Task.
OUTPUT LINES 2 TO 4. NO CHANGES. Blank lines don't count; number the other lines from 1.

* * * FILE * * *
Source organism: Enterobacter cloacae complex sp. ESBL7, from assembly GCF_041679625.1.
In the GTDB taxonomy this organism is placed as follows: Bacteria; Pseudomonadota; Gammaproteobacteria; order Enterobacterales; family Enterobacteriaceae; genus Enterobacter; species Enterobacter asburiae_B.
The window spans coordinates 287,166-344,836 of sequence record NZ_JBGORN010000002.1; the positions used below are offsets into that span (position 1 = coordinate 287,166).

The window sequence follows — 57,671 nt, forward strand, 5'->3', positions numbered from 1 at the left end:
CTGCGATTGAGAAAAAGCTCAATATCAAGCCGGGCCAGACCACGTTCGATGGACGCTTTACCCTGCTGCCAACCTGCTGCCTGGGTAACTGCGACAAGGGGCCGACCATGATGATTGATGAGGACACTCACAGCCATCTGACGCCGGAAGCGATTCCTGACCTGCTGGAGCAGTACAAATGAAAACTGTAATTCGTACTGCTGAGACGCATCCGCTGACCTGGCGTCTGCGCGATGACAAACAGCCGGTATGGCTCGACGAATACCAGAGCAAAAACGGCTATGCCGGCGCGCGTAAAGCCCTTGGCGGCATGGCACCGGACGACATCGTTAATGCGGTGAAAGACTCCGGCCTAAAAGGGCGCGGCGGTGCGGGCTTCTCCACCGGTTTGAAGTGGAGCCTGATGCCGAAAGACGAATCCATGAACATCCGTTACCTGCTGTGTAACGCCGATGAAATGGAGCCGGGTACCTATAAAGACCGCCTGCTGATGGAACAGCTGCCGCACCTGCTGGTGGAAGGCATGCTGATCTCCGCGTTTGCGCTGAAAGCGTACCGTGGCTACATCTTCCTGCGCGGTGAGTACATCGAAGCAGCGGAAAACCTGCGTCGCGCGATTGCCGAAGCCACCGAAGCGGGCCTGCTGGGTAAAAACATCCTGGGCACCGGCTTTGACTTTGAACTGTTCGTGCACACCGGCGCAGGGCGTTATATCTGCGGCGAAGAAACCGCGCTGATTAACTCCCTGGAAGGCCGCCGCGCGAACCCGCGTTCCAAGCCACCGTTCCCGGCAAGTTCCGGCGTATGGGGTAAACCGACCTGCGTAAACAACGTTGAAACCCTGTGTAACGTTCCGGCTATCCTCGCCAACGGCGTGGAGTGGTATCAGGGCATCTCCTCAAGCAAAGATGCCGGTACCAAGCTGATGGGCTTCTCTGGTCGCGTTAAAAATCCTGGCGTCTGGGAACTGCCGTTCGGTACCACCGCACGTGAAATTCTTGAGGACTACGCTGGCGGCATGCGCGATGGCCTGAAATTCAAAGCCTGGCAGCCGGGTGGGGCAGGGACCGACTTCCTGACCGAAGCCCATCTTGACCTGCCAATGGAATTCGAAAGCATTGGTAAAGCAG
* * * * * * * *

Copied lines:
In the GTDB taxonomy this organism is placed as follows: Bacteria; Pseudomonadota; Gammaproteobacteria; order Enterobacterales; family Enterobacteriaceae; genus Enterobacter; species Enterobacter asburiae_B.
The window spans coordinates 287,166-344,836 of sequence record NZ_JBGORN010000002.1; the positions used below are offsets into that span (position 1 = coordinate 287,166).

The window sequence follows — 57,671 nt, forward strand, 5'->3', positions numbered from 1 at the left end: